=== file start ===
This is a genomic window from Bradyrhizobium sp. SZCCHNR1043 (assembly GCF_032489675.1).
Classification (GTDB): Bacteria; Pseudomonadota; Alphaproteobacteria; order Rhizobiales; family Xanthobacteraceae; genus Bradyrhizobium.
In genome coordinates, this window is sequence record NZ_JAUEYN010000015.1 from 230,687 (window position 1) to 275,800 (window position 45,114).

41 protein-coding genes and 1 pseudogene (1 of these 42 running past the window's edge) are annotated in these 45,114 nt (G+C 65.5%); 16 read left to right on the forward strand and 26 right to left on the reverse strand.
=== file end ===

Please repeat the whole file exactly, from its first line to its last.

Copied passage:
This is a genomic window from Bradyrhizobium sp. SZCCHNR1043 (assembly GCF_032489675.1).
Classification (GTDB): Bacteria; Pseudomonadota; Alphaproteobacteria; order Rhizobiales; family Xanthobacteraceae; genus Bradyrhizobium.
In genome coordinates, this window is sequence record NZ_JAUEYN010000015.1 from 230,687 (window position 1) to 275,800 (window position 45,114).

41 protein-coding genes and 1 pseudogene (1 of these 42 running past the window's edge) are annotated in these 45,114 nt (G+C 65.5%); 16 read left to right on the forward strand and 26 right to left on the reverse strand.